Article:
30 %
    OFF
    Ends 1576537199
  • Destruction & Impact Just Impacts Bundle Play Track 1434+ sounds included $183 $146.40

    This bundle includes these libraries from the popular Just Impact series:

    Just Impacts – Simple
    Just Impacts – Processed
    Just Impacts – Designed
    Just Impacts – Extension I
    Just Impacts – Extension II

    – at a great discount!

    20 %
    OFF
    Add to cart
  • Military TANK T-44 Play Track $149

    Tank T-44: The great hulking mass that would spell doom for the Red Army’s enemies has been captured in all its glory trudging along, with every turn of its metal treads and gears recorded masterfully.

    The sound capture equipment used were best-in-breed Neumann U87 and Schoeps M4 microphones, and the tank’s authoritative rumbles and clangs were recorded from various positions, and at various speeds as the treads grip the ground and transfer the power of its mighty engine, transmission, and parts. There are also stereo recordings for the tank’s engine and the tank’s exhaust pipe.

    We at Flysound have dusted off the cobwebs and taken this 30 tonne beast for several victory laps to record its belligerent brilliance. The T-44: one of the great patriotic tanks! In a time when action productions are all to often devolving into the fake and unrealistic, this sound package is an authentic antidote of epic proportions. Tank you!

    Add to cart
  • DESCRIPTION:

    Here you can find 61 HD quad surround ambiences of the wild North European nature. They were recorded during a two-week recording trip on foot and by rowing boat in the hot July of 2018 at the heart of the national park in Karelia, North-Western Russia. Spacious, transparent, immersive and absolutely free from any technogenic and anthropogenic sounds. Still air and wind through grass or trees. Birds and insects from single and sparse at the cloudy morning to dense and busy at the hot sunny noon, a mosquito chorus at dawn and ear-piercing grasshoppers at sunset. Distant thunder rolls and disturbed Arctic Loon, huge old trees creaking and grumbling in the wind.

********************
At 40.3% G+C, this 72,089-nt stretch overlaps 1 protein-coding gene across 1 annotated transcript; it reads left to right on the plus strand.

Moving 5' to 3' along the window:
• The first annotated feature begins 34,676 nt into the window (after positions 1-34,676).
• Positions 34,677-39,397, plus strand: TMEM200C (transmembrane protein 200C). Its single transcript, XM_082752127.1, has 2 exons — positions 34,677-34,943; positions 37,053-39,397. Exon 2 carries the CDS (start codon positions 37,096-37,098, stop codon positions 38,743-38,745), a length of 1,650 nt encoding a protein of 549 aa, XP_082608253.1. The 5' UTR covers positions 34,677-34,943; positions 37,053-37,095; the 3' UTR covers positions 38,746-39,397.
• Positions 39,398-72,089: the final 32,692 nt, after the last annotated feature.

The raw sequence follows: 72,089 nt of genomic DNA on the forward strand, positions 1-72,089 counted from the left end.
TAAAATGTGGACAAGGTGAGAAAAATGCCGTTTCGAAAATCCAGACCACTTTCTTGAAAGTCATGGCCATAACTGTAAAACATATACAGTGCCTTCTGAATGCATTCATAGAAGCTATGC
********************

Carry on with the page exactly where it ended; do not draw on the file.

10 % of the library’s revenue goes to nature preserves and animal shelters.

    Add to cart
  • Ambisonics Vintage Trams Play Track 46 sounds included $30 $20

    Vintage Trams: passes and rides from a number of perspectives.

    The bygone sounds of rattly old trams, passing in the street: the rumble of the metal wheels on the tracks, the sound of the pickup rods on the overhead wires, the clang of the bell and the voice of the conductor, all of these are here for your delight. Starts and stops, rides and passes, all lovingly collected in First Order Ambisonic surround and collated in FuMa & ambiX orders and weighting. Full Soundminer metadata and Excel Spreadsheet included.

    And there’s more! A bonus collection of sounds in stereo from my extensive archive, with a ride on a San Francisco cable car, more vintage trams and a series of recordings of a Trolley Bus, an electrically powered bus running form overhead cables, but so quiet in operation, it was known as ‘the silent killer’ as pedestrians tended not to be aware when it was approaching.

    33 %
    OFF
    Ends 1577228399
    Add to cart


Need specific sound effects? Try a search below:
 

If a creature REALLY has to communicate distinctly, it often has to have elements of a human actor in it to get that expression. Most Sound Designers I know that do a lot of creature work, perform a lot of material themselves. If the budget allows, there are several voice actors around that can do some pretty amazing things with their voices. But since the budget doesn’t always allow this, I keep a microphone handy in the studio so I can record something new and specific quickly.
 

ARVE Error: The video is likely no longer available. (The API endpoint returned a 404 error)

Here’s Benedict Cumberbatch delivering the mo-cap performance for the dragon Smaug


 
 

Creature sound design – further reading & resources:

Want to know more about creature sound design? Here are some more resources to explore:

Reading:
Emotional Beings – A Creature Sound Design Discussion (Beau A. Jimenez)
Creature sound design tutorial (Daan Hendriks)
A Modular Creature Sound Design System (Varun Nair)
Creature Sound Design (Darren Blondin)

Resources:
Animal and Creature Sound Effects – raw and designed
Dehumaniser

 

Any processing tips for creature sound design? And let’s say someone wants to do some terrifying monster sounds – how would you recommend they go about that?

Like most things, there is no single way to do it. I switch up my approach all the time, because it’s hard to keep it fresh doing the same thing again and again, especially with what is really limited sources when it comes down to it.

I switch up my approach all the time, because it’s hard to keep it fresh doing the same thing again and again

Compression and saturation are both great for adding aggressiveness and size, but both contribute to a sound becoming “noisy” as well. You have to be careful with the noise factor, especially if the scene is sonically busy. I like to push processing too far, then pull it back a little. The most common note I still get, even after all these years, is “it doesn’t sound big enough”.